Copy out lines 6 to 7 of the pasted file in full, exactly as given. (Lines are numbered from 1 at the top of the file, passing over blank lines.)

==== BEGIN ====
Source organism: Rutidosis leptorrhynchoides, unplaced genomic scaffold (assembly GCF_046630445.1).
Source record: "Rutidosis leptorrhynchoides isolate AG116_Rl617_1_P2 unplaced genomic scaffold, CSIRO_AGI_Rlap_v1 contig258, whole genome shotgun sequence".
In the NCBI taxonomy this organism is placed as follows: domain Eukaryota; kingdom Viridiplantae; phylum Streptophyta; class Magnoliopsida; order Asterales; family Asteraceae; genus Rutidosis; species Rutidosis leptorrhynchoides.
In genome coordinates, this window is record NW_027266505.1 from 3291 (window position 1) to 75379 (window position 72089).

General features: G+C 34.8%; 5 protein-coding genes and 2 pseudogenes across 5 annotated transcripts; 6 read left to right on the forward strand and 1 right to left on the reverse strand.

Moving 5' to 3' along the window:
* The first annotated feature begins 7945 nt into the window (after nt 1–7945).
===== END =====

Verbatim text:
Moving 5' to 3' along the window:
* The first annotated feature begins 7945 nt into the window (after nt 1–7945).